Cantor Fitzgerald chairman Howard Lutnick has had his share of trials. He lost his mother to cancer when he was in high school. His father, who also got cancer, died from an overdose of chemotherapy when Lutnick was in his first days as a freshman at Haverford College, the prestigious liberal arts college in suburban Philadelphia.
Lutnick was hit hard. But he received a call from Robert Stephens, then president at Haverford, who told him that his four years at the school would be free. Yes, Lutnick didn't have to pay a dime for his tuition.
As a point of comparsion and illustration of how remarkable Haverford's gesture was, Lutnick's sister Edie was told by the University of Rhode Island that if she couldn't afford to pay tuition, she should become a waitress.
But remember, Haverford is a school with Quaker roots, that even to this day makes its honor code a centerpiece of college life. Students often take tests without proctors and serve as enforcers and regulators of the code. Lutnick wasn't even at Haverford a month before his school made good on its lofty ideals.
Fast forward several decades: Should it be a surprise that the 53-year-old is now Haverford's largest donor, recently giving an additional $25 million to his alma mater?
Philanthropy is often personal, and with alumni giving, gratitude is a recurring theme. These elements are unusually powerful in this case. As Lutnick put it: "Haverford was there for me... and taught me what it meant to be a human being."
As it turns out, Haverford sure picked the right student to comp.
Lutnick landed a job at Cantor Fitzgerald right out of college in 1983 and by 35, he was chairman. In recent years, the financial services firm hasn't just been in the news for business. Headquartered in the World Trade Center, the company lost two-thirds of its workforce on 9/11. Lutnick lost his own brother and likely would have been inside the tower at the time if not for the fact that he took his son to school for his first day.
Lutnick now saw a chance to give back in the same way that Haverford helped him. He rebuilt the company in midtown Manhattan and set up the Cantor Fitzgerald Relief Fund with his sister Edie. The fund states that its mission is to support "victims of terrorism, emergencies and natural disasters." Supporting 9/11 victims is a priority of the fund. Each year, employees forgo a day's pay and the company donates that day's revenue (measured in the millions) to a variety of charities. The fund has raised and distributed over $180 million to 9/11 victims and their families.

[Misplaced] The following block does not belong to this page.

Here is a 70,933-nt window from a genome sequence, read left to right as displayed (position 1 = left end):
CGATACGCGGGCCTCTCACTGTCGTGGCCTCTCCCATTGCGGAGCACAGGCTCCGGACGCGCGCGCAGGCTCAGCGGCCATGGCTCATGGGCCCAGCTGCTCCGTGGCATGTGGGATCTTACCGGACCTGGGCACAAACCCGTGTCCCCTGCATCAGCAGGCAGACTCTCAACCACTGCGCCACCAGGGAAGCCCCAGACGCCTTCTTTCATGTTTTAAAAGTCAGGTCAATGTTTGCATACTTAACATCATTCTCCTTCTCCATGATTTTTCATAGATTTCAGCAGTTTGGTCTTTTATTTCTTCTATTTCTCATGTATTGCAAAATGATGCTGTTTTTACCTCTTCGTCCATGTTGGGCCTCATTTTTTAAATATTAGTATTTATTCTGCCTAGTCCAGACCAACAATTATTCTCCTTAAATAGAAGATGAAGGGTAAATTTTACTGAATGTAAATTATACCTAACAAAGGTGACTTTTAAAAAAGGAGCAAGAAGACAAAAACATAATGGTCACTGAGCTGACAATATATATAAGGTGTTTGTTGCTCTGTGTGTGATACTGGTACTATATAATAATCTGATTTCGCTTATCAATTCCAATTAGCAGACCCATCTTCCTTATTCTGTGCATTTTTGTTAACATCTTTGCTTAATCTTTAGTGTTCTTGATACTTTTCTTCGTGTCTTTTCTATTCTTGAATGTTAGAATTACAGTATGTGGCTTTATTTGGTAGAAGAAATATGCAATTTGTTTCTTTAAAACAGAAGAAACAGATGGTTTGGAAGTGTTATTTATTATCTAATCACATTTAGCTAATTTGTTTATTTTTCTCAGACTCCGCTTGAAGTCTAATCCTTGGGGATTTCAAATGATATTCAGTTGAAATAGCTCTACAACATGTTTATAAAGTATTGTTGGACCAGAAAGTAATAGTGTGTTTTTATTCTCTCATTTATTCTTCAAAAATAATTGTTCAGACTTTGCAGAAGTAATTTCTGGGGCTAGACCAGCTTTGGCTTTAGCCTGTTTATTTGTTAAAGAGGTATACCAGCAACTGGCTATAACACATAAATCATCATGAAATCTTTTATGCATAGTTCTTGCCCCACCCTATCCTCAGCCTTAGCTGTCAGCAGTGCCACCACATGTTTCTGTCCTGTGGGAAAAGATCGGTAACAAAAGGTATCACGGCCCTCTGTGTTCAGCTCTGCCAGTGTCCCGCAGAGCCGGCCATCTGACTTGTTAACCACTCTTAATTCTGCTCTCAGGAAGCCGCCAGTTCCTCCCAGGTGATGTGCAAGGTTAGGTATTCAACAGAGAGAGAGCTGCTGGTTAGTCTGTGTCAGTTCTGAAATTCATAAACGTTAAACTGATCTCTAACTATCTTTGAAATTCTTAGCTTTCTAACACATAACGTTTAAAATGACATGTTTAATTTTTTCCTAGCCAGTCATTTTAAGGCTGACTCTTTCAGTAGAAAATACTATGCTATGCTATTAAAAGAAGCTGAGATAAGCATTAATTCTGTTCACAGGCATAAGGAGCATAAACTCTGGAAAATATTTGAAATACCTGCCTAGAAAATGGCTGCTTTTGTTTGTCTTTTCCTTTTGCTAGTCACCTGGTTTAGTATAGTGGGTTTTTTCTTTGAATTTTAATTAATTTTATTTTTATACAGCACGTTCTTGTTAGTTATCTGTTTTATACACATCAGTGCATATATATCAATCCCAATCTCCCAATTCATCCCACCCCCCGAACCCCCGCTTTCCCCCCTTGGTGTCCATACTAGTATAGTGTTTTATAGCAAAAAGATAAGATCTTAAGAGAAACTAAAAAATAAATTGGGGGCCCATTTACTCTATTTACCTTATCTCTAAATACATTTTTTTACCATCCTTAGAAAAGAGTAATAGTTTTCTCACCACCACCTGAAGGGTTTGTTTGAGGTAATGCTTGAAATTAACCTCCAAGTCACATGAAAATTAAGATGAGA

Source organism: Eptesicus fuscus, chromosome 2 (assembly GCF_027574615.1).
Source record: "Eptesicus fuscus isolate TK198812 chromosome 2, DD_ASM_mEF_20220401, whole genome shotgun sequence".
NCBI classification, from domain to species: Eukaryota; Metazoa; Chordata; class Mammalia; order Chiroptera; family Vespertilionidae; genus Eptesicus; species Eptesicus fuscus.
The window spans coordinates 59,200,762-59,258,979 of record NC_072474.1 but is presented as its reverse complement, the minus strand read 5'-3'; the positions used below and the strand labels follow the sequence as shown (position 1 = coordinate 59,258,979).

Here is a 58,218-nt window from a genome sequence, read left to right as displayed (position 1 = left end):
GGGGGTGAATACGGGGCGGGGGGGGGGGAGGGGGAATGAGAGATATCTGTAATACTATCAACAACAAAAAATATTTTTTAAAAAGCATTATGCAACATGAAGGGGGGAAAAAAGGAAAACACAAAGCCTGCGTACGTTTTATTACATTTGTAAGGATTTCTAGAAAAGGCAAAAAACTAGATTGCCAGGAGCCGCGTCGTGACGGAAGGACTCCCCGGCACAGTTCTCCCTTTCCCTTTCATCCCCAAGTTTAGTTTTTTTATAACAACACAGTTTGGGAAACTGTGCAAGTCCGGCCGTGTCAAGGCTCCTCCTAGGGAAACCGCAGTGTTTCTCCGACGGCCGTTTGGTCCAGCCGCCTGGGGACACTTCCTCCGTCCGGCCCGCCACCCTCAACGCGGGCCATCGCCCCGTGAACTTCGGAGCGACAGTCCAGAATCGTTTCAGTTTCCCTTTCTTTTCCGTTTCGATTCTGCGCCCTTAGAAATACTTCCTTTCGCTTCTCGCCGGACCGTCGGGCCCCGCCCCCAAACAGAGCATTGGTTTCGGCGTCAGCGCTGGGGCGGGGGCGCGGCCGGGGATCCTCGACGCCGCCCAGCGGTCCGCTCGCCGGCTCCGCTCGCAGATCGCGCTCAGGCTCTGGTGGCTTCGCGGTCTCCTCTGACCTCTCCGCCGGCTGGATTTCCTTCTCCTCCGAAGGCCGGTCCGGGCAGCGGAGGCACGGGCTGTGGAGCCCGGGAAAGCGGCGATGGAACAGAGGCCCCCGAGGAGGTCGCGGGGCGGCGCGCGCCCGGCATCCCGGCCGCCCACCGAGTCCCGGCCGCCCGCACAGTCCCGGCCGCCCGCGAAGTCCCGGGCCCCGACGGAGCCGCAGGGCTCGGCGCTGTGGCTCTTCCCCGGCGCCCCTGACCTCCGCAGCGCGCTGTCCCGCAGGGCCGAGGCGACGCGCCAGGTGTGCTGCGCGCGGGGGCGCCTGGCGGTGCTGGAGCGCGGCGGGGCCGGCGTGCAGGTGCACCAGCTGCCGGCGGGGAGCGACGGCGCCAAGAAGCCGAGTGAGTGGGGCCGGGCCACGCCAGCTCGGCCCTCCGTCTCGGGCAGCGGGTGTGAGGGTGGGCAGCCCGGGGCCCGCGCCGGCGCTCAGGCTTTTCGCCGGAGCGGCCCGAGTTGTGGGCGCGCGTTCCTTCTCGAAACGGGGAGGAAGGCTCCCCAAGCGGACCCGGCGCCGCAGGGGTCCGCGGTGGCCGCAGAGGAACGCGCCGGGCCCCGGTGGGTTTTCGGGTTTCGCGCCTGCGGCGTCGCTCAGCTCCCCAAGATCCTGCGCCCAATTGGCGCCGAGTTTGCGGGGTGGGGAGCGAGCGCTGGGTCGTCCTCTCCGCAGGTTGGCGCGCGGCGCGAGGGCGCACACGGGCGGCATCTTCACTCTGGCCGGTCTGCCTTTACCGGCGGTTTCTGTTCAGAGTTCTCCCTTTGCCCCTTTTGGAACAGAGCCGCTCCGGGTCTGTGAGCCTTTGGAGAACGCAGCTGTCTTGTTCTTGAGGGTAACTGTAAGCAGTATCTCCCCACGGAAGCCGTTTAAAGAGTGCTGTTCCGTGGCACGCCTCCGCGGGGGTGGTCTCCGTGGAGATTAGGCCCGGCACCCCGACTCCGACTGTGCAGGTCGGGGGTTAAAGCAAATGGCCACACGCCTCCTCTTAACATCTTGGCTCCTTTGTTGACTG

The fund has also helped victims of Superstorm Sandy, Hurricane Katrina, and the Haiti earthquake.
Lutnick and his wife Allison have also given to a wide variety of causes. In New York, the Horace Mann School, the Glaucoma Foundation, City Meals on Wheels, City Harvest and Carnegie Hall have all received funds. In addition, New York Presbyterian and New York Hospital-Cornell Medical Center have received modest sums.
And then there's Haverford College, where Lutnick received his first and seminal lesson in charity. Lutnick has given $65 million to the school over the years. The track and tennis center on campus bears his deseased brother's name. An athletic center and arena are named after two fellow Haverford alums (and Cantor Fitzgerald employees) who also perished in the attacks. Lutnick has also funded the college's Cantor Fitzgerald Art Gallery.
Lutnick chairs Haverford's board of managers and this recent $25 million gift will help kick off the college's public phase of its $225 million capital campaign. Part of Lutnick's gift will update the library on campus and provide new technology, group study rooms, and a beefed-up special collections area.